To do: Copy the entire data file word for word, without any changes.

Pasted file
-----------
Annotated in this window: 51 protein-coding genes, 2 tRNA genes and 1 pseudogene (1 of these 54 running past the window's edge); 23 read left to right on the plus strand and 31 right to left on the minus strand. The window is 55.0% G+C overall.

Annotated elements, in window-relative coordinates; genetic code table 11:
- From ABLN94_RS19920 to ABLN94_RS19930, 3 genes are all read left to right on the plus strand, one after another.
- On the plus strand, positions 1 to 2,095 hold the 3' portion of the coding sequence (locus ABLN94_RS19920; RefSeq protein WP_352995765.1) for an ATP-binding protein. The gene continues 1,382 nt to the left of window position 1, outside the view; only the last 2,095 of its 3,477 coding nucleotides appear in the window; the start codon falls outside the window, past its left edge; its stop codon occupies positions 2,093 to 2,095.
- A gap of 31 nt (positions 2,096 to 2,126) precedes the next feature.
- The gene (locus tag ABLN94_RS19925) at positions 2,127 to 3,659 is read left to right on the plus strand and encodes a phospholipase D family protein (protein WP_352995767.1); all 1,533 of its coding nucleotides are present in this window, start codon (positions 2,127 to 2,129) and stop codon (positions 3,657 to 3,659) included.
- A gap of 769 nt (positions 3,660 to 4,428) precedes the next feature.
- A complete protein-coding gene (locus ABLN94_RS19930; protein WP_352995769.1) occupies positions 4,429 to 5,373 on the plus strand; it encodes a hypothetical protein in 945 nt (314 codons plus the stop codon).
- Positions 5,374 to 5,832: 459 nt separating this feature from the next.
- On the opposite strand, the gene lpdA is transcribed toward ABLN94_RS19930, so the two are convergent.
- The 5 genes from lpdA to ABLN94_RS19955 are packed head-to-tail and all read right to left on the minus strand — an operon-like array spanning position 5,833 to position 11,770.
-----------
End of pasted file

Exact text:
Annotated in this window: 51 protein-coding genes, 2 tRNA genes and 1 pseudogene (1 of these 54 running past the window's edge); 23 read left to right on the plus strand and 31 right to left on the minus strand. The window is 55.0% G+C overall.

Annotated elements, in window-relative coordinates; genetic code table 11:
- From ABLN94_RS19920 to ABLN94_RS19930, 3 genes are all read left to right on the plus strand, one after another.
- On the plus strand, positions 1 to 2,095 hold the 3' portion of the coding sequence (locus ABLN94_RS19920; RefSeq protein WP_352995765.1) for an ATP-binding protein. The gene continues 1,382 nt to the left of window position 1, outside the view; only the last 2,095 of its 3,477 coding nucleotides appear in the window; the start codon falls outside the window, past its left edge; its stop codon occupies positions 2,093 to 2,095.
- A gap of 31 nt (positions 2,096 to 2,126) precedes the next feature.
- The gene (locus tag ABLN94_RS19925) at positions 2,127 to 3,659 is read left to right on the plus strand and encodes a phospholipase D family protein (protein WP_352995767.1); all 1,533 of its coding nucleotides are present in this window, start codon (positions 2,127 to 2,129) and stop codon (positions 3,657 to 3,659) included.
- A gap of 769 nt (positions 3,660 to 4,428) precedes the next feature.
- A complete protein-coding gene (locus ABLN94_RS19930; protein WP_352995769.1) occupies positions 4,429 to 5,373 on the plus strand; it encodes a hypothetical protein in 945 nt (314 codons plus the stop codon).
- Positions 5,374 to 5,832: 459 nt separating this feature from the next.
- On the opposite strand, the gene lpdA is transcribed toward ABLN94_RS19930, so the two are convergent.
- The 5 genes from lpdA to ABLN94_RS19955 are packed head-to-tail and all read right to left on the minus strand — an operon-like array spanning position 5,833 to position 11,770.